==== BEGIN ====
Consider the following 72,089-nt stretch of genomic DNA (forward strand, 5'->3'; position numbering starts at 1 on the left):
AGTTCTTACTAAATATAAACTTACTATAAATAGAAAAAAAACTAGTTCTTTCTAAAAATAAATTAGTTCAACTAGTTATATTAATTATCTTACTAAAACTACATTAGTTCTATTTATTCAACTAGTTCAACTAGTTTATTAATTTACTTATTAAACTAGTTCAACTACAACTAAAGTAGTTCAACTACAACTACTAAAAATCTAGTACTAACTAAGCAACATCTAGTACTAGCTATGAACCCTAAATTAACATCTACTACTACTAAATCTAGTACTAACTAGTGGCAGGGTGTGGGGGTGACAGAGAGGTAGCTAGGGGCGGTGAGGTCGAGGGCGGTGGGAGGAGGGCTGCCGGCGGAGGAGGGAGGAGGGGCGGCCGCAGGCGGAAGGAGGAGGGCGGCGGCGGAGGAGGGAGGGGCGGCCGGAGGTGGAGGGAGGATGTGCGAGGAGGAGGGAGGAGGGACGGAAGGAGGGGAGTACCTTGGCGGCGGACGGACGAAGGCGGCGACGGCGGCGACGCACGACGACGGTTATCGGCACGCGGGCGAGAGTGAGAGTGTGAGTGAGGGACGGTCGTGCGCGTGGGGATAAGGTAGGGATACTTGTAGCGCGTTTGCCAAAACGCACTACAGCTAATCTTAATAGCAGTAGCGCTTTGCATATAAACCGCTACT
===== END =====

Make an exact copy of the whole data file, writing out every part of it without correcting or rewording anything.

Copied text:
Consider the following 72,089-nt stretch of genomic DNA (forward strand, 5'->3'; position numbering starts at 1 on the left):
AGTTCTTACTAAATATAAACTTACTATAAATAGAAAAAAAACTAGTTCTTTCTAAAAATAAATTAGTTCAACTAGTTATATTAATTATCTTACTAAAACTACATTAGTTCTATTTATTCAACTAGTTCAACTAGTTTATTAATTTACTTATTAAACTAGTTCAACTACAACTAAAGTAGTTCAACTACAACTACTAAAAATCTAGTACTAACTAAGCAACATCTAGTACTAGCTATGAACCCTAAATTAACATCTACTACTACTAAATCTAGTACTAACTAGTGGCAGGGTGTGGGGGTGACAGAGAGGTAGCTAGGGGCGGTGAGGTCGAGGGCGGTGGGAGGAGGGCTGCCGGCGGAGGAGGGAGGAGGGGCGGCCGCAGGCGGAAGGAGGAGGGCGGCGGCGGAGGAGGGAGGGGCGGCCGGAGGTGGAGGGAGGATGTGCGAGGAGGAGGGAGGAGGGACGGAAGGAGGGGAGTACCTTGGCGGCGGACGGACGAAGGCGGCGACGGCGGCGACGCACGACGACGGTTATCGGCACGCGGGCGAGAGTGAGAGTGTGAGTGAGGGACGGTCGTGCGCGTGGGGATAAGGTAGGGATACTTGTAGCGCGTTTGCCAAAACGCACTACAGCTAATCTTAATAGCAGTAGCGCTTTGCATATAAACCGCTACT